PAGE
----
Archive for the ‘Breads’ Category

Lemon Blueberry Bread

Okay, so I have a confession. I ripped this recipe out from the Vera Bradley catalog. If you know me, then you know that I am not a fan of the paisley wares Ms. Bradley is pushing. But you order one too many gifts for other people, start getting catalogs and before you know it, somehow it is downright impossible to get off a mailing list. I’ve been reading the catalogs recently because they include recipes. And I am a sucker for a new recipe.

However, upon doing some googling, this is not a new recipe! The original is from Bon Appetit magazine. Or from The Cake Bible. In true Internet form, there are dozens recipes, all variations on each other, with little or no cites to a source. Sigh.

So this is my variation on the theme. I added in vanilla, pumped up the lemon zest and increased the lemon juice. Which, according to my research, was not super original. But it does make for a tasty, perfect afternoon snack bread that will brighten your day. And that is really all I want from a recipe – old or new.



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Olive Oil Matzos

Passover food is usually awful. Matzo that tastes like cardboard, desserts that are dense, tasteless bricks, and dried out brisket that you have to wait an eternity to eat. But I’m here to tell you that things don’t have to be that way. I am reforming Passover food. And we are starting with matzo.

It is possible to make fresh, crisp matzo from scratch. Matzo that doesn’t taste like last weeks newspaper. Matzo that you would want to eat year round. Are you on the band wagon yet? Because I am. These were delicious. Crispy, flavorful and nothing like the stuff from the supermarket. These can be eaten year round and served without the justification of, well it is Passover. I think these would be wonderful dressed up with some exotic colored sea salt (pink salted matzos anyone?) or perhaps with some thyme or rosemary sprinkled on them. But they are also wonderful in their current simplicity.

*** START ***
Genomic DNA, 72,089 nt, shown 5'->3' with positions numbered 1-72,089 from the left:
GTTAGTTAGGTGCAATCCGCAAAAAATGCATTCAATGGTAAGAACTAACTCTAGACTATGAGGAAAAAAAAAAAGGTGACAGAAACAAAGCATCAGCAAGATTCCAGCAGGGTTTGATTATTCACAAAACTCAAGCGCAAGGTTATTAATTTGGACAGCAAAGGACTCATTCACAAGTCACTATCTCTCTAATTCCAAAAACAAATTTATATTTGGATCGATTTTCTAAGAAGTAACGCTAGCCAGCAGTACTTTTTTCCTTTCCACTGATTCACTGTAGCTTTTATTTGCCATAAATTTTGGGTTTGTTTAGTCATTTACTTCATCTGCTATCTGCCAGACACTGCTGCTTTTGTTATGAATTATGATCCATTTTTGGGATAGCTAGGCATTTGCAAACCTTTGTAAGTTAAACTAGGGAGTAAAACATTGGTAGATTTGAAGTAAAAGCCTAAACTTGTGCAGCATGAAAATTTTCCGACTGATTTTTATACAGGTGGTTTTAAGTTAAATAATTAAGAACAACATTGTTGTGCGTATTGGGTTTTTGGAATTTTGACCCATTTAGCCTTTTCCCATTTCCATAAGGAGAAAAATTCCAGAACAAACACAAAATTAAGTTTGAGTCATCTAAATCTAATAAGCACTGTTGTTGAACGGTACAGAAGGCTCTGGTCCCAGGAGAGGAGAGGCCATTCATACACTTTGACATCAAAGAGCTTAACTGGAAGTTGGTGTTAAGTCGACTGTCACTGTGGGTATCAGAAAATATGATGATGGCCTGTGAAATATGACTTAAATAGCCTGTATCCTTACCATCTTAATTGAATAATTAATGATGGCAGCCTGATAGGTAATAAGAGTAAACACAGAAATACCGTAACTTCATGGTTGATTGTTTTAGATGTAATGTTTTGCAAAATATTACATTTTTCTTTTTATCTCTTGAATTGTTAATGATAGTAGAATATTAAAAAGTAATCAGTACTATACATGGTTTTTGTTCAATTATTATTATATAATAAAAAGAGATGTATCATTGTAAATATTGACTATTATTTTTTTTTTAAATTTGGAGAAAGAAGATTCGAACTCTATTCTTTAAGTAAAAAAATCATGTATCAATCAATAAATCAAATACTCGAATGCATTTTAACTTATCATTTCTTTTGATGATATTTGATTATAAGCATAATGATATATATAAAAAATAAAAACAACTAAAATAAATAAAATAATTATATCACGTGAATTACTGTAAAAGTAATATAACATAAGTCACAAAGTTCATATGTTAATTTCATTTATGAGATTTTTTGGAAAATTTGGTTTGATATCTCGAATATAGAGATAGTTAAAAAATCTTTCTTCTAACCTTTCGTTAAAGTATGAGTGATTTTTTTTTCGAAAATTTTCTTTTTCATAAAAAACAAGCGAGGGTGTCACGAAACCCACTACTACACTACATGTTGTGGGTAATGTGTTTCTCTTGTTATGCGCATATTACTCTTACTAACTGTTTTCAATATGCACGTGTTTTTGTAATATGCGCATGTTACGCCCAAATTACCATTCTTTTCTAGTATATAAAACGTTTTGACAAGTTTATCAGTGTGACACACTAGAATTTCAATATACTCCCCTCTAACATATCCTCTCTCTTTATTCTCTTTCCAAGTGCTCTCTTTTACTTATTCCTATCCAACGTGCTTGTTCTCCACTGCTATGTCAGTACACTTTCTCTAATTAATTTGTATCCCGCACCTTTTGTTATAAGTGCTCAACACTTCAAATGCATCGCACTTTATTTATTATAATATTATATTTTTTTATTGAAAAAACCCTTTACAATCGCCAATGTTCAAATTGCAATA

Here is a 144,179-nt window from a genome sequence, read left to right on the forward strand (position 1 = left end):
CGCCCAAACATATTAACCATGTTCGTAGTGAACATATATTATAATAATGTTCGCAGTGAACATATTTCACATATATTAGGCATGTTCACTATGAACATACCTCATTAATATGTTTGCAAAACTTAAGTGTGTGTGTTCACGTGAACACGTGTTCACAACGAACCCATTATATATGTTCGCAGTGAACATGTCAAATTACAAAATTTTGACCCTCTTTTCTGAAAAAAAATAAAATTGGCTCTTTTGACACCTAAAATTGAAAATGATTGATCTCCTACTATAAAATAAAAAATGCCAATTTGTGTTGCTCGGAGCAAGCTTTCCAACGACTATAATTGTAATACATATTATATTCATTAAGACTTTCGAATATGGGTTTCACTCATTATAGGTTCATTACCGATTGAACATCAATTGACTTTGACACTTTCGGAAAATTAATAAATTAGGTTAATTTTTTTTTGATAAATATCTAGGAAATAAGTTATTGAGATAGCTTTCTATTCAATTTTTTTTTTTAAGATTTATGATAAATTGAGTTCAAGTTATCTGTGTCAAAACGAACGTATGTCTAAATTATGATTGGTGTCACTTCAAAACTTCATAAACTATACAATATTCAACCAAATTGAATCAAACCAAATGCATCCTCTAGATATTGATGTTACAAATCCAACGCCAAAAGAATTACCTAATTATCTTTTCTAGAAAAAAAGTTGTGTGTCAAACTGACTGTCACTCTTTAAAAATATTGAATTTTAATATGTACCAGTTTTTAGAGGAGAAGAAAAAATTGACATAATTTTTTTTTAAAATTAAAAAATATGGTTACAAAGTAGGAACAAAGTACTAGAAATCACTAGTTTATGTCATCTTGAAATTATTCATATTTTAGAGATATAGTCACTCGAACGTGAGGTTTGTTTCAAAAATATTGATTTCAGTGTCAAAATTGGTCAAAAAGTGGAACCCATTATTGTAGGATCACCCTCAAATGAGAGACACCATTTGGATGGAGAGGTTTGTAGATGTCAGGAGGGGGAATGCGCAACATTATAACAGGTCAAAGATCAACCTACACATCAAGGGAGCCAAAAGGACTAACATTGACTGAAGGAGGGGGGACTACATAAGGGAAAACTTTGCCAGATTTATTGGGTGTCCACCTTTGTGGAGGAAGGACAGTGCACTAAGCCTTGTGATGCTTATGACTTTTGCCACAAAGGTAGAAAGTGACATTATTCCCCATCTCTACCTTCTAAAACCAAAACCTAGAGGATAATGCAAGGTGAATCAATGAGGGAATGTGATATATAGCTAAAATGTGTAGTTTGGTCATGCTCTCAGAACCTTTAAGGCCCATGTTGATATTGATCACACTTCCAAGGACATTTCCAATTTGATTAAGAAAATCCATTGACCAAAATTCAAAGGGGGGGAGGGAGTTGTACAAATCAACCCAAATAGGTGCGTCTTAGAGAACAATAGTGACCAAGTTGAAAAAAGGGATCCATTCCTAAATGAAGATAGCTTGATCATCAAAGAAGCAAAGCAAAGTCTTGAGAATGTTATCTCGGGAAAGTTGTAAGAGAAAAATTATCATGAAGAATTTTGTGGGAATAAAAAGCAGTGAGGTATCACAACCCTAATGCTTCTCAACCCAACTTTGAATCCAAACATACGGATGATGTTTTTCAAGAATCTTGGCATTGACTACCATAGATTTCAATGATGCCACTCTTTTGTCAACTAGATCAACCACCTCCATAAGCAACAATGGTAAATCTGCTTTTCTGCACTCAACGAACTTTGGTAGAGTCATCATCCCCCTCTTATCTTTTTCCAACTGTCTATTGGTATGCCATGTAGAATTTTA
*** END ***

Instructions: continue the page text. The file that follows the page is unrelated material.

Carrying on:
These may or may not be kosher for passover, depending on your level of religiousness. Technically, matzo must be made in 18 minutes and with special flour. Obviously, I did not do that, but I think it is possible with this recipe. Even with taking photos and doing some clean up, making these took about 35-40 minutes to do by myself. The most time consuming part is rolling out the dough to extreme thinness, so if there are two people rolling, this becomes very doable. But I am not particularly observant to say the least, so take my kosher advice with a grain of pink sea salt.

A few notes. The oven is going to be extremely hot. The baking sheets will be extremely hot. Wear a glove (don’t just use a mitt) and be careful. I managed to burn the knuckle on my thumb (hence the oven glove recommendation) and it hurts! Watch the matzos very carefully, there is a fine line between crisp and burned.

Most irregular shaped matzo you’ll ever see